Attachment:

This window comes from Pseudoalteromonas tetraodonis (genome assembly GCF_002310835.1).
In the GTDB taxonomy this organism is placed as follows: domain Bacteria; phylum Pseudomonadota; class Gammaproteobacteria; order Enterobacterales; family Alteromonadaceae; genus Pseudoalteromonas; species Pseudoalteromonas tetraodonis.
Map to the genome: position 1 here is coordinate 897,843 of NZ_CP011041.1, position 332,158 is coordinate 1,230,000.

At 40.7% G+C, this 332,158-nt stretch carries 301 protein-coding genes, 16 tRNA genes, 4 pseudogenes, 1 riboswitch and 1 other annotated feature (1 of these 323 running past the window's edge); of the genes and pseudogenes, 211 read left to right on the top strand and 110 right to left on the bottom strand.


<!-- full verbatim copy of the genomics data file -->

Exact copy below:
This window comes from Pseudoalteromonas tetraodonis (genome assembly GCF_002310835.1).
In the GTDB taxonomy this organism is placed as follows: domain Bacteria; phylum Pseudomonadota; class Gammaproteobacteria; order Enterobacterales; family Alteromonadaceae; genus Pseudoalteromonas; species Pseudoalteromonas tetraodonis.
Map to the genome: position 1 here is coordinate 897,843 of NZ_CP011041.1, position 332,158 is coordinate 1,230,000.

At 40.7% G+C, this 332,158-nt stretch carries 301 protein-coding genes, 16 tRNA genes, 4 pseudogenes, 1 riboswitch and 1 other annotated feature (1 of these 323 running past the window's edge); of the genes and pseudogenes, 211 read left to right on the top strand and 110 right to left on the bottom strand.